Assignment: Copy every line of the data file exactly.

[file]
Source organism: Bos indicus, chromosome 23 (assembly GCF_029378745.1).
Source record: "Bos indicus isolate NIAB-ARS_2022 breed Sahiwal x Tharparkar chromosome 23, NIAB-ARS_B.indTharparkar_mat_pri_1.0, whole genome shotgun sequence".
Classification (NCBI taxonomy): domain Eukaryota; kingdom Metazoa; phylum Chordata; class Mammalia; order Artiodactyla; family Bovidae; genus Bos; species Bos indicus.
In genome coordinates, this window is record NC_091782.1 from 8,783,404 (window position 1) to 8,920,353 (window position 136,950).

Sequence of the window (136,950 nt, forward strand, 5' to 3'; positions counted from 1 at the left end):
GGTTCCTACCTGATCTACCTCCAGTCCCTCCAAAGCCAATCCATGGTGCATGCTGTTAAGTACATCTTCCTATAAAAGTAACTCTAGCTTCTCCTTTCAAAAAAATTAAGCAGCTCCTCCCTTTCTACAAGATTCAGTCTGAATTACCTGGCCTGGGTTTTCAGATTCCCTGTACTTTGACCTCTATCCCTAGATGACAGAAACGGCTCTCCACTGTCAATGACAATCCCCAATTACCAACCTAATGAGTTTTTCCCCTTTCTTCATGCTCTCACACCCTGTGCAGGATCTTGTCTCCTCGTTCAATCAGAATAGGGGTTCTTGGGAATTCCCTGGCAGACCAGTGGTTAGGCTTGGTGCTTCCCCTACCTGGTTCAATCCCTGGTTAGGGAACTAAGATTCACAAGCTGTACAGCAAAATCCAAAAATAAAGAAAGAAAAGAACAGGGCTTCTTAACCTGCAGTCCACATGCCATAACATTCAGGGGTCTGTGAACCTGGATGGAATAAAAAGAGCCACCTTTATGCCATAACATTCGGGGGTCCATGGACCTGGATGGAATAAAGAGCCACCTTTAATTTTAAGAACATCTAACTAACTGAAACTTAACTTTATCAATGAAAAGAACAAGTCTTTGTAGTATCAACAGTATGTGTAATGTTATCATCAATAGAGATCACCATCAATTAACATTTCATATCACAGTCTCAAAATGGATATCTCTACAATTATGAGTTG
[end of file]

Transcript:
Source organism: Bos indicus, chromosome 23 (assembly GCF_029378745.1).
Source record: "Bos indicus isolate NIAB-ARS_2022 breed Sahiwal x Tharparkar chromosome 23, NIAB-ARS_B.indTharparkar_mat_pri_1.0, whole genome shotgun sequence".
Classification (NCBI taxonomy): domain Eukaryota; kingdom Metazoa; phylum Chordata; class Mammalia; order Artiodactyla; family Bovidae; genus Bos; species Bos indicus.
In genome coordinates, this window is record NC_091782.1 from 8,783,404 (window position 1) to 8,920,353 (window position 136,950).

Sequence of the window (136,950 nt, forward strand, 5' to 3'; positions counted from 1 at the left end):
GGTTCCTACCTGATCTACCTCCAGTCCCTCCAAAGCCAATCCATGGTGCATGCTGTTAAGTACATCTTCCTATAAAAGTAACTCTAGCTTCTCCTTTCAAAAAAATTAAGCAGCTCCTCCCTTTCTACAAGATTCAGTCTGAATTACCTGGCCTGGGTTTTCAGATTCCCTGTACTTTGACCTCTATCCCTAGATGACAGAAACGGCTCTCCACTGTCAATGACAATCCCCAATTACCAACCTAATGAGTTTTTCCCCTTTCTTCATGCTCTCACACCCTGTGCAGGATCTTGTCTCCTCGTTCAATCAGAATAGGGGTTCTTGGGAATTCCCTGGCAGACCAGTGGTTAGGCTTGGTGCTTCCCCTACCTGGTTCAATCCCTGGTTAGGGAACTAAGATTCACAAGCTGTACAGCAAAATCCAAAAATAAAGAAAGAAAAGAACAGGGCTTCTTAACCTGCAGTCCACATGCCATAACATTCAGGGGTCTGTGAACCTGGATGGAATAAAAAGAGCCACCTTTATGCCATAACATTCGGGGGTCCATGGACCTGGATGGAATAAAGAGCCACCTTTAATTTTAAGAACATCTAACTAACTGAAACTTAACTTTATCAATGAAAAGAACAAGTCTTTGTAGTATCAACAGTATGTGTAATGTTATCATCAATAGAGATCACCATCAATTAACATTTCATATCACAGTCTCAAAATGGATATCTCTACAATTATGAGTTG